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People vs. Alarcon

GR No. 46551 December 12, 1989


As an aftermath of the decision rendered by the Court of first Instance of Pampanga in criminal
case No. 5733, The People of the Philippines vs. Salvador Alarcon, et al., convicting the accused
therein — except one — of the crime of robbery committed in band, a denunciatory letter, signed
by Luis M. Taruc, was addressed to His Excellency, the President of the Philippines. A copy of
said letter found its way to the herein respondent, Federico Mañgahas who, as columnist of the
Tribune, a newspaper of general circulation in the Philippines, quoted the letter in an article
published by him in the issue of that paper of September 23, 1937.

On 29 September 1937, the provincial fiscal of Pampanga filed with the Court of First Instance of
that province to cite Federico Mangahas for contempt. On the same date, the lower court ordered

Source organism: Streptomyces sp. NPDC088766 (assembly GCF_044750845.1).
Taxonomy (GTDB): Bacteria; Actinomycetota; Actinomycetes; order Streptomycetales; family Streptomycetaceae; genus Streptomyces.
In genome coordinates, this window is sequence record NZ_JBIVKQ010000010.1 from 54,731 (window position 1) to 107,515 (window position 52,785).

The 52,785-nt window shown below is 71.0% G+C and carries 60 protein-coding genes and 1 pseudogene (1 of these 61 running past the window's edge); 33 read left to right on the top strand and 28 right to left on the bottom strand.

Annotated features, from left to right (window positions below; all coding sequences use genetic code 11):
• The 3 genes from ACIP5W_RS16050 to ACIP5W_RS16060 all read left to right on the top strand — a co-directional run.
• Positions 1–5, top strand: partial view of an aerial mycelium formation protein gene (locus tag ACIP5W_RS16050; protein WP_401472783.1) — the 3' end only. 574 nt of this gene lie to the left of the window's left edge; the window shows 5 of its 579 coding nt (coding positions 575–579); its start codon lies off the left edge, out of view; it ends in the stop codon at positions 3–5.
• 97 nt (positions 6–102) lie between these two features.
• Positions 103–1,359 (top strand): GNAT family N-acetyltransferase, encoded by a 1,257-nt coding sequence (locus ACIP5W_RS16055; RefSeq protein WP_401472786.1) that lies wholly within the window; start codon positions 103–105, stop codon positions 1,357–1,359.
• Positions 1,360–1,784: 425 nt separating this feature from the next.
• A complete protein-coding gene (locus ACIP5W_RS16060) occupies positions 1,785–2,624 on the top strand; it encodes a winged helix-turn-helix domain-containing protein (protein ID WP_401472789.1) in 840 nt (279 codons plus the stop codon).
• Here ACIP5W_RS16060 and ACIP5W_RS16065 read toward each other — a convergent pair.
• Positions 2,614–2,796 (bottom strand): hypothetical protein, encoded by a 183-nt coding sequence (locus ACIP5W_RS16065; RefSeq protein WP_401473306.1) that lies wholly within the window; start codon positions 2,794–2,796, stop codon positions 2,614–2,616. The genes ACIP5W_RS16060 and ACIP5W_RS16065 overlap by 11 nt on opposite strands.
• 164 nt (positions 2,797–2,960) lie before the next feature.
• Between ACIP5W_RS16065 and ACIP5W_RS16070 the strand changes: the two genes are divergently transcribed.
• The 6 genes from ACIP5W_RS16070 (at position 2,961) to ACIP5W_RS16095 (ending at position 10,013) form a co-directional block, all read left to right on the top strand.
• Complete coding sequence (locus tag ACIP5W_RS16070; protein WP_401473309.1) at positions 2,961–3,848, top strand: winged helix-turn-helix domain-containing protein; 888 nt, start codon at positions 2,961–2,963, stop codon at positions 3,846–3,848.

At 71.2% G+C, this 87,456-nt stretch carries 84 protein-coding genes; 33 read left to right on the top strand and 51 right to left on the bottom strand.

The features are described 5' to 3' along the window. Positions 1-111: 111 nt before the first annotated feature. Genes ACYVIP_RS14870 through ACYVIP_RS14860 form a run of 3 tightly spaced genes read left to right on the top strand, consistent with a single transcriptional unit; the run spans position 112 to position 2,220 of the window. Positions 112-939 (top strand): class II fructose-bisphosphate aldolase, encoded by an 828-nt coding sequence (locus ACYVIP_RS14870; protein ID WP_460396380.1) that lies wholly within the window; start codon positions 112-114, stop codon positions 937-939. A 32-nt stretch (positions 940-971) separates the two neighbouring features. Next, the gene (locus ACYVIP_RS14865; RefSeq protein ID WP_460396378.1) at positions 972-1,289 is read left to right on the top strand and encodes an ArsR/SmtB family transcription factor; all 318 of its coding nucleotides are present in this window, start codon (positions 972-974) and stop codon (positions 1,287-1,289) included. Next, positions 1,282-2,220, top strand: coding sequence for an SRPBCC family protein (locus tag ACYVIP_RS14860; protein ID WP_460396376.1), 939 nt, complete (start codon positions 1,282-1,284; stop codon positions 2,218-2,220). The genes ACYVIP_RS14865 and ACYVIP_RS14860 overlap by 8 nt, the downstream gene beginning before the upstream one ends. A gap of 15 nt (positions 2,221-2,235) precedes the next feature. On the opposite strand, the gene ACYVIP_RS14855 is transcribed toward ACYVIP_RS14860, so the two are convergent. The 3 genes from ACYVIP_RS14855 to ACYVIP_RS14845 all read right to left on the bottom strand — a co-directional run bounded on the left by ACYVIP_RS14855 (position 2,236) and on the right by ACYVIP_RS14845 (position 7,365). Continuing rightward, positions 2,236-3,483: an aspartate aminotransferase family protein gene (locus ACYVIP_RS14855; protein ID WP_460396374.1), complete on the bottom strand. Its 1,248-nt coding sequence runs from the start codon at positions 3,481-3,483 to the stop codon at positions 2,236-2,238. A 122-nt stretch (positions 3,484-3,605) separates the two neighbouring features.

Mangahas to appear and show cause. Mangahas appeared and filed an answer, alleging, among
others, that “the publication of the letter in question is in line with the constitutional Narratives
(Berne Guerrero) guarantee of freedom of the press.”


Whether the trial court properly cited Mangahas for contempt inasmuch as the robbery-in-band
case is still pending appeal.


Newspaper publications tending to impede, obstruct, embarrass, or influence the courts in

administering justice in a pending suit or proceeding constitutes criminal contempt, which is
summarily punishable by the courts. The rule is otherwise after the cause is ended. It must,
however, clearly appear that such publications do impede, interfere with, and embarrass the
administration of justice before the author of the publications should be held for contempt. What
is thus sought to be shielded against the influence of newspaper comments is the all-important duty
of the court to administer justice in the decision of a pending case.
Contempt of court is in the nature of a criminal offense (Lee Yick Hon vs. Collector of Customs,
41 Phil., 548), and in considering the probable effects of the article alleged to be contemptuous,
every fair and reasonable inference consistent with the theory of defendant's innocence will be
indulged (State v. New Mexican Printing Co., 25 N. M., 102, 177 p. 751), and where a reasonable
doubt in fact or in law exists as to the guilt of one of constructive contempt for interfering with the
due administration of justice the doubt must be resolved in his favor, and he must be acquitted.